When you’re a kid, you can take a big tumble every day. You jump back up and dust yourself off. As we age, it gets more complicated. Balance and strength may falter as we get older. Our bones may get more brittle. And serious falls can lead to life-threatening complications with elders.

That’s the bad news.

The good news? Everyone can get stronger. Everyone. And a few common-sense precautions can significantly reduce your risk of serious falls.

Everyone Can Strengthen Their Body to Reduce Chance of Injuries & Ailments

Getting stronger doesn’t have to mean you become a gym rat. You need to move your body. Every day an elder spends in bed leads to a 5 percent decline in muscle mass. We truly have a “use it or lose it” body.

After you consult with your doctor or physical therapist, get moving! Do what you find enjoyable, whether walking briskly, swimming, cycling, golfing (Walk the course! Don’t use the cart!), yoga, or playing tennis. If you are confined to a bed or wheelchair, you can still do strength exercises or modified yoga.

The More Active You Are, the Stronger Your Body Will Become

The stronger you are, the less chance you have of suffering a serious fall.

It’s also essential to understand the mechanics of falls: Essentially, when you take a tumble, it’s because your body didn’t react adequately to navigate the surrounding environment.

Be aware of the physical changes that commonly lead to falls: A decline in a vision can make it challenging to pick out obstacles like branches or open doors or small pets. You may not be able to see that the ground ahead is broken or uneven. If your blood pressure or blood sugar drops, that can make you feel faint and increase your risk of falling.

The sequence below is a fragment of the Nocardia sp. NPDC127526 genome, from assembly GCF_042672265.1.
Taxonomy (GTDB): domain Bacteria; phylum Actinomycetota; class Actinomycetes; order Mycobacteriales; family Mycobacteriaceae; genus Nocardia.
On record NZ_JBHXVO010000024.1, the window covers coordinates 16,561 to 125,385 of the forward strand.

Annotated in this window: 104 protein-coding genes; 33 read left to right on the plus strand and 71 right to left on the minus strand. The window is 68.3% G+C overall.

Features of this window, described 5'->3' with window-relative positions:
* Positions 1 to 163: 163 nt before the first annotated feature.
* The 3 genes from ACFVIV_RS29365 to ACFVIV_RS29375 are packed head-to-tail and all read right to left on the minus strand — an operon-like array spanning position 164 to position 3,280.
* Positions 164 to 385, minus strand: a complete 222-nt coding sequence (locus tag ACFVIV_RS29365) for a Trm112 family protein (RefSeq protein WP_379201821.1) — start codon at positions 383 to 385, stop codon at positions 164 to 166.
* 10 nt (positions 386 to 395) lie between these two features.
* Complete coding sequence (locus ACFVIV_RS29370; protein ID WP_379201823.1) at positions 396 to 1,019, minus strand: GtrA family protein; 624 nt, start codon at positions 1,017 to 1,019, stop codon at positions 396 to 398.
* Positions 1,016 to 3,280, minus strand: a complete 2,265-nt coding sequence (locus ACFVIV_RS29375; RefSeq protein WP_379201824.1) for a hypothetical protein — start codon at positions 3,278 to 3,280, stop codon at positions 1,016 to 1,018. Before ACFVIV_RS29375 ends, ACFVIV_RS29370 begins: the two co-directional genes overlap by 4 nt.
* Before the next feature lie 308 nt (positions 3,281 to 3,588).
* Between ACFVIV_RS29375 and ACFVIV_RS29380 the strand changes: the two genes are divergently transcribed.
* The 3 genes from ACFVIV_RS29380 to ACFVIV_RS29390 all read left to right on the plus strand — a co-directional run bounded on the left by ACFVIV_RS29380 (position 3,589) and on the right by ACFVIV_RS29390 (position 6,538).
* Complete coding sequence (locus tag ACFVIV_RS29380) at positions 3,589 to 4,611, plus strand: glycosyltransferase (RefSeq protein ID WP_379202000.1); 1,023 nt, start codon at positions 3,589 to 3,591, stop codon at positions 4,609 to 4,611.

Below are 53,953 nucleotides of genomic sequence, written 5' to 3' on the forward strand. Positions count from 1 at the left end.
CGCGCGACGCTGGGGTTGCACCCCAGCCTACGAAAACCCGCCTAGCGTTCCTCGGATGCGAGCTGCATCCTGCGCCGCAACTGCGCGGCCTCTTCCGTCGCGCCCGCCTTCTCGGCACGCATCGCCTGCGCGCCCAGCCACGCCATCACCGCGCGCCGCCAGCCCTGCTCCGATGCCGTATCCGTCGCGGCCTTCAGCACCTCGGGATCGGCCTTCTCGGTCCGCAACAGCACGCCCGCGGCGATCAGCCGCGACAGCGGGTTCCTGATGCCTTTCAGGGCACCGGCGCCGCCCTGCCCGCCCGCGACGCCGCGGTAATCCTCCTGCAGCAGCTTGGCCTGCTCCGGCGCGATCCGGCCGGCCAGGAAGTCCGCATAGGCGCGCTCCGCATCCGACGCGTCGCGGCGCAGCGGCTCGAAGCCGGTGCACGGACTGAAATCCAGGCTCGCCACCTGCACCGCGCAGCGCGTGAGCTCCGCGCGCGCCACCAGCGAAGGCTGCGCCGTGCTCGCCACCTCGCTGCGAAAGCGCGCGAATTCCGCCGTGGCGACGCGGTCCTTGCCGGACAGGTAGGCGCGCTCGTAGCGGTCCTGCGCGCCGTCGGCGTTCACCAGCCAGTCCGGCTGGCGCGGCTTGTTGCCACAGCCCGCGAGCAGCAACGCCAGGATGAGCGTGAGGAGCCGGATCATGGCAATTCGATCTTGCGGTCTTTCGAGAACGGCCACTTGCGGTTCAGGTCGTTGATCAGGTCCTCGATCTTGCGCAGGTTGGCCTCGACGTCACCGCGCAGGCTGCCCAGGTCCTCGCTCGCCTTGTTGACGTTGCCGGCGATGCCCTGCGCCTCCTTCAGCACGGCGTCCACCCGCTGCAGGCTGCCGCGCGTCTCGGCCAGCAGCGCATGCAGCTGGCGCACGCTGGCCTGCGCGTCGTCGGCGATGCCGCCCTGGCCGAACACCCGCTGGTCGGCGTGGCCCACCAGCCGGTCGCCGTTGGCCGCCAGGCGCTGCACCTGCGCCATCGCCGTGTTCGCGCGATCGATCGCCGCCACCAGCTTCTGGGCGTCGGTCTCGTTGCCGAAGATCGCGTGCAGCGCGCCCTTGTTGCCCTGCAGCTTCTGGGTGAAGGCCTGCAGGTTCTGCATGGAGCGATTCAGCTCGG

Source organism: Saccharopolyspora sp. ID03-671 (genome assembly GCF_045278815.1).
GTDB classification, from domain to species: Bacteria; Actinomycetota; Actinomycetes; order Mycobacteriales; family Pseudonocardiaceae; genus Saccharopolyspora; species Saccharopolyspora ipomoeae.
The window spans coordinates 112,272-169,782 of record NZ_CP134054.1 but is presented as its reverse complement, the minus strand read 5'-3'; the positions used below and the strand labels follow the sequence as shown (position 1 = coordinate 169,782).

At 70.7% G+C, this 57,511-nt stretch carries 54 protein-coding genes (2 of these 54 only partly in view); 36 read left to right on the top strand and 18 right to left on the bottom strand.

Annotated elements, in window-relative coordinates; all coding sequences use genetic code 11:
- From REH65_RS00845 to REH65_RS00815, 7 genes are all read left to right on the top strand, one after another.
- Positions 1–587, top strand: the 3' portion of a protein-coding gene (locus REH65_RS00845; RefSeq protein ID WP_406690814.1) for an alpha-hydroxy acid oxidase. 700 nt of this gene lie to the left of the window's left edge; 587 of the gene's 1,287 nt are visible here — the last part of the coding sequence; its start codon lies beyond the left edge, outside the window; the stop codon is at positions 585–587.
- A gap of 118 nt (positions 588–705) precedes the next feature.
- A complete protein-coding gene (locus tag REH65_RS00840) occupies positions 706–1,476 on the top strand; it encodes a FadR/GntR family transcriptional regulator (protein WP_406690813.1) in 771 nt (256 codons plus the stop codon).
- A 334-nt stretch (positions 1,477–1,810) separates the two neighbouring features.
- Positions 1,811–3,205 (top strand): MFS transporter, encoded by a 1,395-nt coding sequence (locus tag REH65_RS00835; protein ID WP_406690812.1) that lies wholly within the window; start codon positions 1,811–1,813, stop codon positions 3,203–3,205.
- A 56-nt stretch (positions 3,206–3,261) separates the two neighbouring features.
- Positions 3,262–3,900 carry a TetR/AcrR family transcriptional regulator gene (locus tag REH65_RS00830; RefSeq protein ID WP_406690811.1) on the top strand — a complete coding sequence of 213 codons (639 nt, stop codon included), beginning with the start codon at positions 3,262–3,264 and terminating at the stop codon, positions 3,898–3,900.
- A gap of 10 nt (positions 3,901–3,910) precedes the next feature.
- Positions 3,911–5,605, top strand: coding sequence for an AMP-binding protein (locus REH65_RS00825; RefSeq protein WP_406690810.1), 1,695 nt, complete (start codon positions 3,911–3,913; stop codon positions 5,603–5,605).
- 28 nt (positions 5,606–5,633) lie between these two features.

Be Smart, Wear the Right Shoes, Don’t Walk Anywhere You Feel Likely to Fall

Wear sensible shoes. Old age is not the time for stiletto heels or combat boots. Look for comfortable, flat-soled shoes.

Be especially careful of transitions:

  • getting into, or out of, cars
  • opening doors
  • descending stairs
  • stepping from the solid ground onto a pier or a boat
  • walking from a hardwood floor to an area rug

Don’t be embarrassed if you need to take a little extra time to look around and plan how you will proceed.

If you feel you need a little more stability, a cane is good, but a walker is better. The four points of contact on a walker give you a lot more stability than the one point of a cane. Hiking poles are also a good option.

Check out this tip sheet from Centers for Disease Control

More Questions?

Ask any question at ElderConsult’s Community Chat. For caregiver questions, contact Tami Anastasi. For medical education, contact Dr Liz.

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